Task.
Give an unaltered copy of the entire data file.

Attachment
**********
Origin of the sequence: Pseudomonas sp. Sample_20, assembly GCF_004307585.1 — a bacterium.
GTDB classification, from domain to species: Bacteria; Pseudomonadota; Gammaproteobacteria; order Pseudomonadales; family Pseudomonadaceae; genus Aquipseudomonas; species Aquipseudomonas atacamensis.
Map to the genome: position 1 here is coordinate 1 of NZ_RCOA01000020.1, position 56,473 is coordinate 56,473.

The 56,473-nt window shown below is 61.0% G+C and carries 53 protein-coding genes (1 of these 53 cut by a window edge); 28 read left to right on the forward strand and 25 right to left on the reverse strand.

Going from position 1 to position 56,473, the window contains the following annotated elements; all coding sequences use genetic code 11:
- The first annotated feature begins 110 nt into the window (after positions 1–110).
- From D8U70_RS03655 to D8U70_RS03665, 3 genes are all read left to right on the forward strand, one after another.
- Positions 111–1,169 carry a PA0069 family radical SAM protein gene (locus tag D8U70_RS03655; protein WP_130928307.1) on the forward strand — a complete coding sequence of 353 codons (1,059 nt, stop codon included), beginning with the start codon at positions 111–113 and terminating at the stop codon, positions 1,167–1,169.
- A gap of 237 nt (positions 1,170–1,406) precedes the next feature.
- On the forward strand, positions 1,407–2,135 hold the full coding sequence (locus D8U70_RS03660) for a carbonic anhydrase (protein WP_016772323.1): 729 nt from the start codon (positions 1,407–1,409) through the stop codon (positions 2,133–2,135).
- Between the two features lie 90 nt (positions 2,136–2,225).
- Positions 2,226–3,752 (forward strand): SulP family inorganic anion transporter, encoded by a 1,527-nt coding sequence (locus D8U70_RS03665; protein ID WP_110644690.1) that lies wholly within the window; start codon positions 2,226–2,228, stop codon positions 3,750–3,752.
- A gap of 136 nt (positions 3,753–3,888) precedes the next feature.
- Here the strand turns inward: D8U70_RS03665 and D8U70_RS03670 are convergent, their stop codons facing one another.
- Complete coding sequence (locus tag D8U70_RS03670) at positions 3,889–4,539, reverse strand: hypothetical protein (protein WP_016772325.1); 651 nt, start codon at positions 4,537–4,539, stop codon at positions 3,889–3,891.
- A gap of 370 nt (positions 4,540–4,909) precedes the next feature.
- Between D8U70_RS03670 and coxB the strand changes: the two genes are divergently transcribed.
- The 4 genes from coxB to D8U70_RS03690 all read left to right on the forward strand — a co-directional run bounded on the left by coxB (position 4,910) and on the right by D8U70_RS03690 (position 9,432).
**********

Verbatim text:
Origin of the sequence: Pseudomonas sp. Sample_20, assembly GCF_004307585.1 — a bacterium.
GTDB classification, from domain to species: Bacteria; Pseudomonadota; Gammaproteobacteria; order Pseudomonadales; family Pseudomonadaceae; genus Aquipseudomonas; species Aquipseudomonas atacamensis.
Map to the genome: position 1 here is coordinate 1 of NZ_RCOA01000020.1, position 56,473 is coordinate 56,473.

The 56,473-nt window shown below is 61.0% G+C and carries 53 protein-coding genes (1 of these 53 cut by a window edge); 28 read left to right on the forward strand and 25 right to left on the reverse strand.

Going from position 1 to position 56,473, the window contains the following annotated elements; all coding sequences use genetic code 11:
- The first annotated feature begins 110 nt into the window (after positions 1–110).
- From D8U70_RS03655 to D8U70_RS03665, 3 genes are all read left to right on the forward strand, one after another.
- Positions 111–1,169 carry a PA0069 family radical SAM protein gene (locus tag D8U70_RS03655; protein WP_130928307.1) on the forward strand — a complete coding sequence of 353 codons (1,059 nt, stop codon included), beginning with the start codon at positions 111–113 and terminating at the stop codon, positions 1,167–1,169.
- A gap of 237 nt (positions 1,170–1,406) precedes the next feature.
- On the forward strand, positions 1,407–2,135 hold the full coding sequence (locus D8U70_RS03660) for a carbonic anhydrase (protein WP_016772323.1): 729 nt from the start codon (positions 1,407–1,409) through the stop codon (positions 2,133–2,135).
- Between the two features lie 90 nt (positions 2,136–2,225).
- Positions 2,226–3,752 (forward strand): SulP family inorganic anion transporter, encoded by a 1,527-nt coding sequence (locus D8U70_RS03665; protein ID WP_110644690.1) that lies wholly within the window; start codon positions 2,226–2,228, stop codon positions 3,750–3,752.
- A gap of 136 nt (positions 3,753–3,888) precedes the next feature.
- Here the strand turns inward: D8U70_RS03665 and D8U70_RS03670 are convergent, their stop codons facing one another.
- Complete coding sequence (locus tag D8U70_RS03670) at positions 3,889–4,539, reverse strand: hypothetical protein (protein WP_016772325.1); 651 nt, start codon at positions 4,537–4,539, stop codon at positions 3,889–3,891.
- A gap of 370 nt (positions 4,540–4,909) precedes the next feature.
- Between D8U70_RS03670 and coxB the strand changes: the two genes are divergently transcribed.
- The 4 genes from coxB to D8U70_RS03690 all read left to right on the forward strand — a co-directional run bounded on the left by coxB (position 4,910) and on the right by D8U70_RS03690 (position 9,432).